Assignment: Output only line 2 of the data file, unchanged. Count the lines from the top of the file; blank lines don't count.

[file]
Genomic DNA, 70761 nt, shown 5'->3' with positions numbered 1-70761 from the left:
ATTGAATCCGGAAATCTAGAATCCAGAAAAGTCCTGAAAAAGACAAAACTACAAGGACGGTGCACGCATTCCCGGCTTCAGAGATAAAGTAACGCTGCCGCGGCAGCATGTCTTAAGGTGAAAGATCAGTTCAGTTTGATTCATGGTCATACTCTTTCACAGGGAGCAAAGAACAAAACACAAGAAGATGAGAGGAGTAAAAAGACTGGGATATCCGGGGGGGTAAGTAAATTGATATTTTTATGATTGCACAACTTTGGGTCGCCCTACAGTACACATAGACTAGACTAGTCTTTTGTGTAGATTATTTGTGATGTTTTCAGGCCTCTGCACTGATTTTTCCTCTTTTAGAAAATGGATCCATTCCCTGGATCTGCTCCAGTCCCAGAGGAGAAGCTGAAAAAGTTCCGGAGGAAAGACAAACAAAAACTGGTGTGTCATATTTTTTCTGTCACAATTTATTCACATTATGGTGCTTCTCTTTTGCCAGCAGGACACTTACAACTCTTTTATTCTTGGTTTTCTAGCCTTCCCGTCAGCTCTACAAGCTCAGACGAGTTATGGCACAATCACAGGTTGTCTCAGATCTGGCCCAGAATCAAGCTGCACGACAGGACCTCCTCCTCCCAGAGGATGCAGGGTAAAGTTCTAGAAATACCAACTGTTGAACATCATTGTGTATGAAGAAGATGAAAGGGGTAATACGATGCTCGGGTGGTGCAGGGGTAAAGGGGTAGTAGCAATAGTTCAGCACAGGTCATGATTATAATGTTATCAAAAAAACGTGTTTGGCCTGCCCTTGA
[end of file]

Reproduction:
ATTGAATCCGGAAATCTAGAATCCAGAAAAGTCCTGAAAAAGACAAAACTACAAGGACGGTGCACGCATTCCCGGCTTCAGAGATAAAGTAACGCTGCCGCGGCAGCATGTCTTAAGGTGAAAGATCAGTTCAGTTTGATTCATGGTCATACTCTTTCACAGGGAGCAAAGAACAAAACACAAGAAGATGAGAGGAGTAAAAAGACTGGGATATCCGGGGGGGTAAGTAAATTGATATTTTTATGATTGCACAACTTTGGGTCGCCCTACAGTACACATAGACTAGACTAGTCTTTTGTGTAGATTATTTGTGATGTTTTCAGGCCTCTGCACTGATTTTTCCTCTTTTAGAAAATGGATCCATTCCCTGGATCTGCTCCAGTCCCAGAGGAGAAGCTGAAAAAGTTCCGGAGGAAAGACAAACAAAAACTGGTGTGTCATATTTTTTCTGTCACAATTTATTCACATTATGGTGCTTCTCTTTTGCCAGCAGGACACTTACAACTCTTTTATTCTTGGTTTTCTAGCCTTCCCGTCAGCTCTACAAGCTCAGACGAGTTATGGCACAATCACAGGTTGTCTCAGATCTGGCCCAGAATCAAGCTGCACGACAGGACCTCCTCCTCCCAGAGGATGCAGGGTAAAGTTCTAGAAATACCAACTGTTGAACATCATTGTGTATGAAGAAGATGAAAGGGGTAATACGATGCTCGGGTGGTGCAGGGGTAAAGGGGTAGTAGCAATAGTTCAGCACAGGTCATGATTATAATGTTATCAAAAAAACGTGTTTGGCCTGCCCTTGA